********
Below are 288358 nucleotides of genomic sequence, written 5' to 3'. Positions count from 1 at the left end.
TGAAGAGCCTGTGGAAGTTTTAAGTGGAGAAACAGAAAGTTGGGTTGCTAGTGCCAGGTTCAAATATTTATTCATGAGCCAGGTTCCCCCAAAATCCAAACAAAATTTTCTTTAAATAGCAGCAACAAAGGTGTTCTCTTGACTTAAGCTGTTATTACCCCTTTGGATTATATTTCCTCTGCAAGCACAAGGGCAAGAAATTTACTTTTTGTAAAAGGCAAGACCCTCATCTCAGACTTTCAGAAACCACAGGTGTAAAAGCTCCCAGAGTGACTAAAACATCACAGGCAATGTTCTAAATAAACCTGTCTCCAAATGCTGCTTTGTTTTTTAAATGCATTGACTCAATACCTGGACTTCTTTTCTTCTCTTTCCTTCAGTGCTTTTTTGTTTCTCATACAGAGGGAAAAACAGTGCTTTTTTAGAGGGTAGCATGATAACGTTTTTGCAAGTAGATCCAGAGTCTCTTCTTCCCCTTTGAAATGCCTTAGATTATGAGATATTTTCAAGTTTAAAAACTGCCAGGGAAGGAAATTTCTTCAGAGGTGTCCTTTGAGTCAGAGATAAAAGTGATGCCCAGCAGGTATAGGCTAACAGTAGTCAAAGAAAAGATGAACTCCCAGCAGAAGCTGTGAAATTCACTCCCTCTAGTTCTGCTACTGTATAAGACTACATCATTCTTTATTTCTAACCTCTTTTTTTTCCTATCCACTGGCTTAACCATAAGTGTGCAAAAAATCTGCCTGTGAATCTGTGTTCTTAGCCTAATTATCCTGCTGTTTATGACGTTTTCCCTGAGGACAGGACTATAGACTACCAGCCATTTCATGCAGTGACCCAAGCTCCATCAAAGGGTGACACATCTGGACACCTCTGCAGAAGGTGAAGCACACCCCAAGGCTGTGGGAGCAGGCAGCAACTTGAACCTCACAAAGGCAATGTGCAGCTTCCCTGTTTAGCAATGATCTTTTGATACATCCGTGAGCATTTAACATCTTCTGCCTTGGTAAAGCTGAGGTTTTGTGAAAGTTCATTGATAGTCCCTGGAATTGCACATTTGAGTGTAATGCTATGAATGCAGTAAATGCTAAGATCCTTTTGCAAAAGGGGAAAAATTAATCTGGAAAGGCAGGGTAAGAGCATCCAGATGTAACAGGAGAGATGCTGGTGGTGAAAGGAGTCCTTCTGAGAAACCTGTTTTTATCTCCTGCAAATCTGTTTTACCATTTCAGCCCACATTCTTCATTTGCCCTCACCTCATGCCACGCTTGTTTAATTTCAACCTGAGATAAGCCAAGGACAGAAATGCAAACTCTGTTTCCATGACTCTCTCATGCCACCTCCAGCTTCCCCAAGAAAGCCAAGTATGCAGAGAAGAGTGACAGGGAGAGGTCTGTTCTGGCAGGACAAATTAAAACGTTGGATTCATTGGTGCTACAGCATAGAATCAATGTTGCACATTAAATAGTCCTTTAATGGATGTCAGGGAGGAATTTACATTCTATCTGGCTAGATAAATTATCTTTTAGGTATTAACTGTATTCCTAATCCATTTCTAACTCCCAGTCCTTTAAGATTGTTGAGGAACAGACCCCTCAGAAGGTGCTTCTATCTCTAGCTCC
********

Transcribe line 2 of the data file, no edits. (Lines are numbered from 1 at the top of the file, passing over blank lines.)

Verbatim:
TGAAGAGCCTGTGGAAGTTTTAAGTGGAGAAACAGAAAGTTGGGTTGCTAGTGCCAGGTTCAAATATTTATTCATGAGCCAGGTTCCCCCAAAATCCAAACAAAATTTTCTTTAAATAGCAGCAACAAAGGTGTTCTCTTGACTTAAGCTGTTATTACCCCTTTGGATTATATTTCCTCTGCAAGCACAAGGGCAAGAAATTTACTTTTTGTAAAAGGCAAGACCCTCATCTCAGACTTTCAGAAACCACAGGTGTAAAAGCTCCCAGAGTGACTAAAACATCACAGGCAATGTTCTAAATAAACCTGTCTCCAAATGCTGCTTTGTTTTTTAAATGCATTGACTCAATACCTGGACTTCTTTTCTTCTCTTTCCTTCAGTGCTTTTTTGTTTCTCATACAGAGGGAAAAACAGTGCTTTTTTAGAGGGTAGCATGATAACGTTTTTGCAAGTAGATCCAGAGTCTCTTCTTCCCCTTTGAAATGCCTTAGATTATGAGATATTTTCAAGTTTAAAAACTGCCAGGGAAGGAAATTTCTTCAGAGGTGTCCTTTGAGTCAGAGATAAAAGTGATGCCCAGCAGGTATAGGCTAACAGTAGTCAAAGAAAAGATGAACTCCCAGCAGAAGCTGTGAAATTCACTCCCTCTAGTTCTGCTACTGTATAAGACTACATCATTCTTTATTTCTAACCTCTTTTTTTTCCTATCCACTGGCTTAACCATAAGTGTGCAAAAAATCTGCCTGTGAATCTGTGTTCTTAGCCTAATTATCCTGCTGTTTATGACGTTTTCCCTGAGGACAGGACTATAGACTACCAGCCATTTCATGCAGTGACCCAAGCTCCATCAAAGGGTGACACATCTGGACACCTCTGCAGAAGGTGAAGCACACCCCAAGGCTGTGGGAGCAGGCAGCAACTTGAACCTCACAAAGGCAATGTGCAGCTTCCCTGTTTAGCAATGATCTTTTGATACATCCGTGAGCATTTAACATCTTCTGCCTTGGTAAAGCTGAGGTTTTGTGAAAGTTCATTGATAGTCCCTGGAATTGCACATTTGAGTGTAATGCTATGAATGCAGTAAATGCTAAGATCCTTTTGCAAAAGGGGAAAAATTAATCTGGAAAGGCAGGGTAAGAGCATCCAGATGTAACAGGAGAGATGCTGGTGGTGAAAGGAGTCCTTCTGAGAAACCTGTTTTTATCTCCTGCAAATCTGTTTTACCATTTCAGCCCACATTCTTCATTTGCCCTCACCTCATGCCACGCTTGTTTAATTTCAACCTGAGATAAGCCAAGGACAGAAATGCAAACTCTGTTTCCATGACTCTCTCATGCCACCTCCAGCTTCCCCAAGAAAGCCAAGTATGCAGAGAAGAGTGACAGGGAGAGGTCTGTTCTGGCAGGACAAATTAAAACGTTGGATTCATTGGTGCTACAGCATAGAATCAATGTTGCACATTAAATAGTCCTTTAATGGATGTCAGGGAGGAATTTACATTCTATCTGGCTAGATAAATTATCTTTTAGGTATTAACTGTATTCCTAATCCATTTCTAACTCCCAGTCCTTTAAGATTGTTGAGGAACAGACCCCTCAGAAGGTGCTTCTATCTCTAGCTCC